All in all, there are very strong differences between the individual student cities in Germany in terms of study costs. Especially when it comes to living costs and especially rent, you can make huge savings if you are flexible about where you study. However, course costs should of course not be the only decisive factor when it comes to where you want to study.
How much money does a student need?
In 2016, the “typical student” needed an average of $ 819 a month to finance his studies. Most students are in a range between $ 600 and $ 1,000 living costs per month. Most of this amount (approx. 51%) continues to be contributed by the parents, followed by their own earnings (approx. 26%) from activities during their studies. The parents' high share of funding raises a number of socio-political questions that German state funding funding cannot answer conclusively. Only about 12% of all university students receive German state funding funding. Fell by 5 percentage points or 30% in 2012.
Income & expenses as a student
This means that only around 10% of all students receive the maximum German state funding amount. German state funding therefore remains a gap funding for a few, based on the socio-political aspect of a student's “need”. So most students only have the opportunity to earn some extra money in addition to their studies. The problem with this is that the curricula of most universities have become even more compact due to the changeover to the Bachelor and Master systems.
A student from the Ländle recently showed me the tasks of the mathematics lecture for the (old) diploma course and the new bachelor’s course. They were absolutely the same, only that one semester had three semesters and now only two. Now we do not want to say that a concentration of knowledge and an increase in requirements would not be possible or even sensible - only one thing is certain: If the framework conditions at the universities change so significantly, this will also have consequences for the framework conditions of the academic environment.
less time for studying and part-time jobs
Today, students mostly have less time than before. And therefore less time to finance your studies through part-time jobs. The financial situation is exacerbated if you want to deviate somewhat from the standard course, for example by gaining experience abroad through internships or semesters abroad. A year abroad, however, easily costs $ 10,000 or more: tuition fees at foreign universities, travel expenses and increased living expenses add up. In addition, it is often necessary to complete valuable internships that promote the course of the study - but are paid poorly or not at all. This situation has two dangers:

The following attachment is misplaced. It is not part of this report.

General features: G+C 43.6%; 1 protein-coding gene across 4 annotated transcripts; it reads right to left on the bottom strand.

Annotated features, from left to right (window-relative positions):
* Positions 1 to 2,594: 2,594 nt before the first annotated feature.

The often non-specialist activities in part-time jobs eat up almost a fifth of the total weekly time budget of the students. Due to the need for part-time work, the course can be much slower than if there were no "financial gap". Or else: Since the learning material has to be internalized in the remaining time, it can only be processed superficially - the grade point then drops. In the worst case, the course is stopped altogether because the different time requirements (learning and working) cannot be permanently reconciled.
The alternative to this is that the financial burden on the parents from studying continues to increase. The financial share of parents, which is already very high today, cannot be increased arbitrarily - especially not if the qualification of broad sections is to be considered a social goal - and not only the children of wealthy parents should be able to study.
the need for private forms of student finance
The study finance gives the students both the necessary time and the internal independence from their parents' home. Student funding gives everyone the chance to face the challenges of studying without financial worries. The most important forms of student finance are discussed below. A distinction is made between state-funded funding commitments, student finance based on classic loans and newer forms, the so-called education funds.